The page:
US labor secretary touts need for training
U.S. Secretary of Labor Hilda L. Solis had a message for her Hispanic listeners and for the community at large: Train for the future.
Solis, the first Hispanic woman to serve in the U.S. Cabinet, was on the campus of the University of Missouri–St. Louis on Wednesday as part of her tour of federal training sites around the country. She had made an appearance earlier at St. Louis Community College at Florissant Valley to announce a $15 million federal Trade Adjustment Assistance grant.
The grant, she said, was part of an effort to increase training and retraining opportunities for people hit hard by the current national recession.
“It helps people who have lost their jobs,” Solis said. “It focuses on people. It helps them gain new skills and sharpen their current skills.”
Speaking to an audience of business owners, civic leaders and government officials — many of whom were Hispanic — Solis said it was urgent that young people be made aware of training opportunities that could make them attractive to employers.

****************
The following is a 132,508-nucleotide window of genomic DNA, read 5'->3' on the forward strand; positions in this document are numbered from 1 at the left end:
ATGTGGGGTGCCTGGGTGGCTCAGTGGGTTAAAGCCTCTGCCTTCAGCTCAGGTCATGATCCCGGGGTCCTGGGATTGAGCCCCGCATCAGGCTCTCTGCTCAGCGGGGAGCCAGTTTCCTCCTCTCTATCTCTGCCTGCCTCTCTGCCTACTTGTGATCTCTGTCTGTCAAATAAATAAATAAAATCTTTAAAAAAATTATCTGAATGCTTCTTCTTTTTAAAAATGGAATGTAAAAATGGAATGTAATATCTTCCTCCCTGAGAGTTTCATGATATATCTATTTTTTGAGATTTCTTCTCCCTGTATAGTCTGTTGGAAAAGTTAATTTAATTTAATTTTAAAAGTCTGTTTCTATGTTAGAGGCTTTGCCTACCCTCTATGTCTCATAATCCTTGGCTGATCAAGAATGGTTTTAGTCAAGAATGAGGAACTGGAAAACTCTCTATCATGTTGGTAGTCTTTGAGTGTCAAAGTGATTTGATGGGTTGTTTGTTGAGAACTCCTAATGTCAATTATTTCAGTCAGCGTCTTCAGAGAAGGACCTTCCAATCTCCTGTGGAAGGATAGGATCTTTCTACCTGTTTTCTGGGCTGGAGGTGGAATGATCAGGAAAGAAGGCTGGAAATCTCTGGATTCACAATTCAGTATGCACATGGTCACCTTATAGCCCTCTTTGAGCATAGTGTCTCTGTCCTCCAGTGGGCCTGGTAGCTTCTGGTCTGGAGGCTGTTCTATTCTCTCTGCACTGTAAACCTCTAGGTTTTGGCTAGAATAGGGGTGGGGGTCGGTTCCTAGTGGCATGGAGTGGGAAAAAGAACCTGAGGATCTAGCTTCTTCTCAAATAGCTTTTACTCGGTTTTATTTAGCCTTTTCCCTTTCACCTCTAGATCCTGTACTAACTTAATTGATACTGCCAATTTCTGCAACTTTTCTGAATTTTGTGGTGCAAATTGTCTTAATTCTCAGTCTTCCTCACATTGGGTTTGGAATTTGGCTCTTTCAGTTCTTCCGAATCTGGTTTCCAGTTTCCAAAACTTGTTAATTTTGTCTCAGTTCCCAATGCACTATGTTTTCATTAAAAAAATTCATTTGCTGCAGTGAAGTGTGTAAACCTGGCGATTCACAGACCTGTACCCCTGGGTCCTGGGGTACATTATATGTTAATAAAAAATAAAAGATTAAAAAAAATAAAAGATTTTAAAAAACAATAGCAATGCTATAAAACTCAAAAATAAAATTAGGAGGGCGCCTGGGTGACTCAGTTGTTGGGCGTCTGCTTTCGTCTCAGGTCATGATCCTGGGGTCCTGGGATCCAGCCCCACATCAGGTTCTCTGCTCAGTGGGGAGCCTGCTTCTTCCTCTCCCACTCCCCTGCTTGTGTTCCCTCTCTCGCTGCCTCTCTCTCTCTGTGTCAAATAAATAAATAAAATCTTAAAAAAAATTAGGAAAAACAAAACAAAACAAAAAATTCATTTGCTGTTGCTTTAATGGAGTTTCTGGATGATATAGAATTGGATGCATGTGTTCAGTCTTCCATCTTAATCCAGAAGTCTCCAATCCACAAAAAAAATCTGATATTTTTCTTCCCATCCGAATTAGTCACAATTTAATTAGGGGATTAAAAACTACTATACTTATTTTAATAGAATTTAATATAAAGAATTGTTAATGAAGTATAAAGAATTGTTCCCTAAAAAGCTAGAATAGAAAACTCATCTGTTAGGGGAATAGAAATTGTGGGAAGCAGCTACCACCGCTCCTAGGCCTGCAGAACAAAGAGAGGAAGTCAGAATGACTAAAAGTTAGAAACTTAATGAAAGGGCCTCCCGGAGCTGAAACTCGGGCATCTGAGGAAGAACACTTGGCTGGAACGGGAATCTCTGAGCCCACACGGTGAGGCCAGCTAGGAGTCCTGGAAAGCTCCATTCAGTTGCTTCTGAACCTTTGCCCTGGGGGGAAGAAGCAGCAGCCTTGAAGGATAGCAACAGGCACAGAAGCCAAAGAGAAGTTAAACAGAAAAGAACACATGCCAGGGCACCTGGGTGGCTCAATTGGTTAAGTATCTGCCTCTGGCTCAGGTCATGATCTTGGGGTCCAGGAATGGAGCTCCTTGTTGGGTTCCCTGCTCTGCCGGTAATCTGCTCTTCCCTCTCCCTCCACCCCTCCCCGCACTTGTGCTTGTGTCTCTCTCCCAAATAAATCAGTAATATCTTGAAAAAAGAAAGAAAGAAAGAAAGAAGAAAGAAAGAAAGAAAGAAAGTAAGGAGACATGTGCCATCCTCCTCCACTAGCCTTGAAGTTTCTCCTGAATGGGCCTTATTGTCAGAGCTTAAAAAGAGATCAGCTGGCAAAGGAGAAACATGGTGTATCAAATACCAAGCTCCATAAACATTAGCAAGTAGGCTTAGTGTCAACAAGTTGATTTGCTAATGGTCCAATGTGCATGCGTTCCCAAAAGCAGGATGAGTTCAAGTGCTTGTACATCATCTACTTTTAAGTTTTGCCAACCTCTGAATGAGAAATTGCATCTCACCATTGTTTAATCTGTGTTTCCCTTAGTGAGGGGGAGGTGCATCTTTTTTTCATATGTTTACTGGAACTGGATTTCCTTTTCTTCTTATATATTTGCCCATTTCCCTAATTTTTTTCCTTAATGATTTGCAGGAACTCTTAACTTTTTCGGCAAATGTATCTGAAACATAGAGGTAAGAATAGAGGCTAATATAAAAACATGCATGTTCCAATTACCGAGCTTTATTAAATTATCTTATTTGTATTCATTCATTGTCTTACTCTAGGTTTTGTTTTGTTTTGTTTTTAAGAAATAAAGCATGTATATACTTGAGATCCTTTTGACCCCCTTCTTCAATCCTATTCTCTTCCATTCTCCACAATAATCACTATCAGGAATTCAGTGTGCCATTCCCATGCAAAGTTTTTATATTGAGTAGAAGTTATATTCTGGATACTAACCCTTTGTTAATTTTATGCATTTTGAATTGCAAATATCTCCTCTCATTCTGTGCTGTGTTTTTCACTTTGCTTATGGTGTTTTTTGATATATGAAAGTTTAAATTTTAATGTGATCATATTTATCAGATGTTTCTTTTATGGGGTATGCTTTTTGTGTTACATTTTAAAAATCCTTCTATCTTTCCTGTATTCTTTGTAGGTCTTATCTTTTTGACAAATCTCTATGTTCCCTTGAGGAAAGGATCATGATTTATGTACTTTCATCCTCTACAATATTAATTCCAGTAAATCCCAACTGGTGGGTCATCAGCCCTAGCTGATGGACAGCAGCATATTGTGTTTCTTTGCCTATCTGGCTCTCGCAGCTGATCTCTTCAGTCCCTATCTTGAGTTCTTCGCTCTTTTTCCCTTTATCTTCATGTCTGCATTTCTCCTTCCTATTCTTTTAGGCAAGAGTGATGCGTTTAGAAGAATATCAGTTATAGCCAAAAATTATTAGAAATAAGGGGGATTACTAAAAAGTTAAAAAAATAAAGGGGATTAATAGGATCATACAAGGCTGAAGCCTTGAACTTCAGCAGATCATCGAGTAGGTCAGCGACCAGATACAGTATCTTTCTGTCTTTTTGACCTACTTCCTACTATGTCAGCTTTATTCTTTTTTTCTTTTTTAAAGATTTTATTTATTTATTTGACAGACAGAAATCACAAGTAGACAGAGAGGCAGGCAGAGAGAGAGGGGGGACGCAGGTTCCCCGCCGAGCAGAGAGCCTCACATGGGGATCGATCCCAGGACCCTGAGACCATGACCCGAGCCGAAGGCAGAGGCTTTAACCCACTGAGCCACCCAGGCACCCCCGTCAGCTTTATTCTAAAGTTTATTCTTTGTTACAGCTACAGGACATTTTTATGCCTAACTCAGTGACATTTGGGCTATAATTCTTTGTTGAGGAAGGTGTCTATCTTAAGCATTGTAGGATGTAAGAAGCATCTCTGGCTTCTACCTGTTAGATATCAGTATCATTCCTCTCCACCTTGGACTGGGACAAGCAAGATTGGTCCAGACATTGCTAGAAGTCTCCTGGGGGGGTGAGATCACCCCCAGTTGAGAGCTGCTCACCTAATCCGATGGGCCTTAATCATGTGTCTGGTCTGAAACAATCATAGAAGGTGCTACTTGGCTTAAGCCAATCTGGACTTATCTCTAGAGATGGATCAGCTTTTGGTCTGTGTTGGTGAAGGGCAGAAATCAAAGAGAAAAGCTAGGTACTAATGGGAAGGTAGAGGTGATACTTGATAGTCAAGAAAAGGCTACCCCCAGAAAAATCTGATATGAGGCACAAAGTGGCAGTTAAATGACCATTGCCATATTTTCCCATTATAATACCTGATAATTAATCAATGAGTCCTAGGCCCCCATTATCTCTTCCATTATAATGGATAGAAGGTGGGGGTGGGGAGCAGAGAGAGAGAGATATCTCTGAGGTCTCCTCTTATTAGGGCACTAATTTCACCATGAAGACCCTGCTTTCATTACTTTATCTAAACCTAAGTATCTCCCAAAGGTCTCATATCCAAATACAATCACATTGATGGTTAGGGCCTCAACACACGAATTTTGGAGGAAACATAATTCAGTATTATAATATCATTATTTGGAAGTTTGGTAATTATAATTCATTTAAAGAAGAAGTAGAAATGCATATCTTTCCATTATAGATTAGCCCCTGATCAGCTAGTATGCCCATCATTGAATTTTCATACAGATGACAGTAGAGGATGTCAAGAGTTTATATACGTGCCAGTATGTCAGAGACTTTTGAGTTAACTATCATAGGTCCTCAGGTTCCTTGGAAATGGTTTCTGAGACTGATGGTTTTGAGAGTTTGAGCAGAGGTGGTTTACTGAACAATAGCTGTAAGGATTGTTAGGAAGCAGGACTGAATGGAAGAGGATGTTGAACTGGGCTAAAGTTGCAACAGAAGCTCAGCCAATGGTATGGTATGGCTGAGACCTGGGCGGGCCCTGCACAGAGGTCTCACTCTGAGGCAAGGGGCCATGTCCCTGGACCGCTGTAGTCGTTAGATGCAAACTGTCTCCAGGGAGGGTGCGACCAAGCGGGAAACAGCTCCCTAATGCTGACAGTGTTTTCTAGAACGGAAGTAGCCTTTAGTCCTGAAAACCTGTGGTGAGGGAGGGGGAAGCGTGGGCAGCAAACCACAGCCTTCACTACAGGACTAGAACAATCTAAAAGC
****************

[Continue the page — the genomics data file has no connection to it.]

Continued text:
“We have to do a better job of explaining to the community the importance of training in science, technology, engineering and math,” she said. “Parents have the responsibility to stress the importance of education to their young people. The more skill sets you have, the more valuable you are.”
YouthBuild, Solis said, is a consortium of nonresidential training programs in the construction trades.
“Lives are being turned around,” she said. “Many people are being hired right out of the program by construction companies.”
Job Corps was created during the administration of President John F. Kennedy, Solis said.
“Its purpose was to give at-risk students a second chance,” she said. “It features dormitory living, structure and discipline. I’ve seen so many young men and women change their lives through this program.”
Solis said that President Barack Obama had committed $500 million to improve and expand job-training programs, and that with proper training, Americans — Latino and otherwise — could compete with workers anywhere.
“The best thing going for this country is the American worker and the sign ‘Made in America,’” she said.
The Hispanic Chamber of Commerce of Metropolitan St. Louis and the St. Louis Regional Chamber and Growth Association sponsored Solis’ appearance at UMSL. Included in the audience of nearly 100 people in the Millennium Student Center were St. Louis County Executive Charlie A. Dooley and U.S. Rep. William Lacy Clay.
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